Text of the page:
Another briefly-detained was anti-conscription Ronald MacDonald Douglas, who betook himself to Ireland for the duration. Douglas is more significant as the link between Rosheen Napier, a major SNP financier, and the literary circle around MacDiarmid. The salacious can speculate on the ménage à trois of Douglas, Napier, and Marjorie Brock: the former two met when Douglas, keeping out of circulation in Dublin, already shacked up with Brock, fell in with the ex-convent girlie. Douglas was the epicentre of the 1320 Club (that number is explained later) which dedicated itself to the armed struggle, “total independence from England through violent means if necessary”. Whether Douglas was a fantasist or not, he muttered about importing arms from Switzerland and claimed to have met Hess.

… and this is now

This is the easy bit.

It is wrong to draw a direct line from the pre-War to here, though the right-wing of the SNP, still carrying a yen for the principles of the Scottish Party of 1932-4, is a latent force. There’s a prospect for the future, once the “social democratic” tendency of Salmond and Sturgeon loses its gloss.

The Daily Mail, or — to be more precise — Dominic Lawson went ape over a bit of casual vandalism:

The Scottish Nasty Party and how its growing intimidation and intolerance of dissent reeks of fascism

The windows of the Scottish Conservative & Unionist Party offices in Aberdeen have been spray-painted with the word ‘scum’ and the unmistakable sign of the swastika.

The front door has been similarly defaced with a giant letter Q, for Quisling: that is, traitor. Labour Party offices half a mile away were also daubed with similar abuse.

A local Conservative councillor, Ross Thomson, described this as ‘the ugly face of nationalism’. This showed restraint on his part. 

In his place, I might have pointed out that the political party that actually used the swastika as its emblem was the Nazi party: short for National Socialist.

That induced predictable rushes-of-blood-to-the-keyboard on Facebook.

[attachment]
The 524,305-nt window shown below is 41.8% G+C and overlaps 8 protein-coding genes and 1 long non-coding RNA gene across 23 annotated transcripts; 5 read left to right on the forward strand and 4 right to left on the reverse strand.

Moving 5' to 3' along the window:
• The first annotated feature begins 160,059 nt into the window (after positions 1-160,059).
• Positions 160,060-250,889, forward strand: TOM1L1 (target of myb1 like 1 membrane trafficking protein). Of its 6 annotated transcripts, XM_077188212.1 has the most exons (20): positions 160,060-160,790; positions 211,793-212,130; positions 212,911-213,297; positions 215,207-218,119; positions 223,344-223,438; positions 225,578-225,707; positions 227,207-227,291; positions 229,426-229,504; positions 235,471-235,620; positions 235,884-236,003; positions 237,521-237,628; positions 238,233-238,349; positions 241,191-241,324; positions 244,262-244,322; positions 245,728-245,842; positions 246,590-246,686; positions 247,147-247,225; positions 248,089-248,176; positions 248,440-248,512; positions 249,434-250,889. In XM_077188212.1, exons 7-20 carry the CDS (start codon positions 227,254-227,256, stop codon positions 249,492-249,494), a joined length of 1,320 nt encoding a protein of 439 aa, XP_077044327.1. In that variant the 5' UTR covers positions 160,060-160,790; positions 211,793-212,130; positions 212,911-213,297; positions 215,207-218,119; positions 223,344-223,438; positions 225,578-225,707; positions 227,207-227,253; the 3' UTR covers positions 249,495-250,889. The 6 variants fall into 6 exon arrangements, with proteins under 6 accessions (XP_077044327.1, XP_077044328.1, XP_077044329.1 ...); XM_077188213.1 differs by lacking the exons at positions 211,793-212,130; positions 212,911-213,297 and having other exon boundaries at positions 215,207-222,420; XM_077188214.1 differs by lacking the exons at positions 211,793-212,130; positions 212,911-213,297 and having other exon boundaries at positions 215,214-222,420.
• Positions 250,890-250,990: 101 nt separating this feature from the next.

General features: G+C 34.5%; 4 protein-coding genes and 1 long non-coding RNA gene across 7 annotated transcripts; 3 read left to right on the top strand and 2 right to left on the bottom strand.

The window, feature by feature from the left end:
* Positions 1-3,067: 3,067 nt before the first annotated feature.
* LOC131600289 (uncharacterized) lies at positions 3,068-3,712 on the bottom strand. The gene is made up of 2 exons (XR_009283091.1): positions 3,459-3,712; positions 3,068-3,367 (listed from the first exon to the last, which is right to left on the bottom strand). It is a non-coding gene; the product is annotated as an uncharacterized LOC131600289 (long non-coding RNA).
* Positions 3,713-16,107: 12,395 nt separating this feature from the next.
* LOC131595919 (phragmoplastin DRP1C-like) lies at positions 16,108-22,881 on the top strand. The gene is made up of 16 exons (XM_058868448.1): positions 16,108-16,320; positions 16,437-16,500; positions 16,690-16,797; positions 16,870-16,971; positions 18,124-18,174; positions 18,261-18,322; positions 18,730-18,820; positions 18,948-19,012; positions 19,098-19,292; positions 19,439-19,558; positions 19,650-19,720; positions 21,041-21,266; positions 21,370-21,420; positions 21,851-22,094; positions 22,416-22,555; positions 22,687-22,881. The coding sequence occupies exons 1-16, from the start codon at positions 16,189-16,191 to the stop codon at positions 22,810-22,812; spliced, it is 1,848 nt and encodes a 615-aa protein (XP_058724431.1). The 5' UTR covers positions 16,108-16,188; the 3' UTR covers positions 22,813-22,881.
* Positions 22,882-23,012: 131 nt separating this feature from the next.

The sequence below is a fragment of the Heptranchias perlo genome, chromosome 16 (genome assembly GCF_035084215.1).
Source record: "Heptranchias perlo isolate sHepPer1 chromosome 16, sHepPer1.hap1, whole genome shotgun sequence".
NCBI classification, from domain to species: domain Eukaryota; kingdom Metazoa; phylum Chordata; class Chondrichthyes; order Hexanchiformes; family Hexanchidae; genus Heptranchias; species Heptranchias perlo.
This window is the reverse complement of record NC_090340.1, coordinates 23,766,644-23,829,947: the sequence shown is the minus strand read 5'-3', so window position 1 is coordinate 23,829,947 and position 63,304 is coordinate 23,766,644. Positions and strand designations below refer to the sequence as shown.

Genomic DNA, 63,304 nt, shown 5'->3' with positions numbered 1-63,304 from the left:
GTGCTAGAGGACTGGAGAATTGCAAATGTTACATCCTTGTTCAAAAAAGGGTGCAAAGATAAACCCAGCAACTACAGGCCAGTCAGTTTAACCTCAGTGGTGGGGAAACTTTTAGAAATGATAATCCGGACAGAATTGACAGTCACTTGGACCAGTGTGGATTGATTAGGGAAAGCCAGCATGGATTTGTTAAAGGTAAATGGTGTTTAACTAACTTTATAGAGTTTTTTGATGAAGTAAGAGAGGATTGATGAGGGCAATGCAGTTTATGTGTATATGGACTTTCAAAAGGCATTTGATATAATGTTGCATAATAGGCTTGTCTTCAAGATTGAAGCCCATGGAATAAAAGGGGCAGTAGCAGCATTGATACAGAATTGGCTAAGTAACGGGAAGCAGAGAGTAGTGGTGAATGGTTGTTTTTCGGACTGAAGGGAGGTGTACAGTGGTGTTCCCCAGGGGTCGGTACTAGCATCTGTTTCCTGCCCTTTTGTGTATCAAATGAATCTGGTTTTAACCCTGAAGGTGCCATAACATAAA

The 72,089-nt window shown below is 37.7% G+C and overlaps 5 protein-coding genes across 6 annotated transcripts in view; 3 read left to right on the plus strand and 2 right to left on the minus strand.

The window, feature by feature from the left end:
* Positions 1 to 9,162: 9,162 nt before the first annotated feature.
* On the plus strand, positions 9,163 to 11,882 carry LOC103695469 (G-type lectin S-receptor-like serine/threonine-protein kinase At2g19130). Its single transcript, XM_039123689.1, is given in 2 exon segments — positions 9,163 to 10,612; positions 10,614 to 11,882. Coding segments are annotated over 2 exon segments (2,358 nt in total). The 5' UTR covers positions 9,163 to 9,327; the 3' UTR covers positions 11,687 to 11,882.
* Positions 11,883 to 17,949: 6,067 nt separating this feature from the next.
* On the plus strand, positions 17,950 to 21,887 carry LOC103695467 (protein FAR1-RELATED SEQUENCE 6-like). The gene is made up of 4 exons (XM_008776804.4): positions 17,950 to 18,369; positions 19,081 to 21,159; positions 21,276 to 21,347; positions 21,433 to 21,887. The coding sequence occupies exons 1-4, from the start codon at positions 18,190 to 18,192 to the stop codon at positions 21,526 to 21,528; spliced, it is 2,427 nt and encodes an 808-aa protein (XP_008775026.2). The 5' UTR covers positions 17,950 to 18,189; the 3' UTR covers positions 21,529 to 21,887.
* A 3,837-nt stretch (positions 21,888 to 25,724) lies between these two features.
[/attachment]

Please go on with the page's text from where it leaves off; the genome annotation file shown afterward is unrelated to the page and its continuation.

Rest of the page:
The takes-the-cake, though, came from Damian Thompson in the Telegraph:

Alex Salmond, the SNP and ‘fascist Scotland’

If Scotland votes for independence, will its government confiscate the estates of English landowners? The SNP is talking about a tenants’ “right to buy” – three such innocuous little words! – even if the landowners don’t want to sell. As my colleague Charles Moore pointed out in The Spectator, “one great independence leader who played this issue politically was Robert Mugabe”.

Cue shrieks from cybernats, the digital wing of the SNP, masters of coordinated outrage. They always go bananas if anyone compares Alex Salmond to a dictator. Which happens a lot these days. There’s an authoritarian streak in the Scottish government that is making people nervous.

Alex Massie shot that little lot down in flames (actually aiming at Simon Winder in Standpoint):

Independence is not ipso facto an absurdity. It may be a cause sparked by emotion and identity but it is one also built on reason. This is an argument between competing but equally legitimate patriotisms in which neither side has a monopoly on either truth or virtue but in which each base their arguments, for the most part, on a sincere and peaceful different calculation of the national interest. As these things go, this one is going pretty well.

Finally, I would only observe that this hysterical – in every sense of the term – broadside against the enemy within plus the suggestion Britain has been betrayed by a decadent and feeble elite at Westminster is so infused with ressentiment that it comes closer to being authentically fascist – at least in worldview – than anything [Winder] has found in the Scotland he so feverishly imagines exists but which bears precious little relation to the Scotland most of us actually inhabit.

Enough, already.

And I still need to get from Arbroath in 1320 to Independence Hall in 1776. Leave that till tomorrow.

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Filed under Fascists, History, Literature, Scotland, SNP

A stirr’d turd stinks (2)

Back to Twitter.

A certain  (who is a declared enthusiast for Donald Trump as leader of the free world!)  took offence at — of all liberal souls — The Guardian‘s Michael White. Mr Lawrie essential grief was:

slavery always illegal Scotland. Unlike England who enslaved & murdered millions.

This was repeated several times, never with any justification, and lead on to other excesses:

  • slaves in confederate states higher standard living than British working class.
  • Scotland has an elite; called the British establishment.
  • slavery illegal under scots law. Why no slaves landed in scots ports. Not so England.
  • not troll. Is fact. Scotland never had mass slave trade. Unlike England. Accept truth here.
  • not one African slave was landed in Scotland. Because it was illegal under scots law.
  • slavery was illegal in Scotland under scots law. Doesn’t contradict
  • scaremongering self loathing rubbish as though Indy scot would unleash 4th reich.
  • The SNP did not have Nazi sympathisers. You’re promoting an offensive lie.

Those may not be in the correct order

Not to forget — a gem among gems — that somehow the US Declaration of Independence sprang from the Declaration of Arbroath.

In all that there are three items worth considering:

  1. Scotland and slavery (which what I address in this post);
  2. the uncomfortable historic link between Fascism and Scottish Nationalism;
  3. that thing about the Declaration of Arbroath.

Scotland and slavery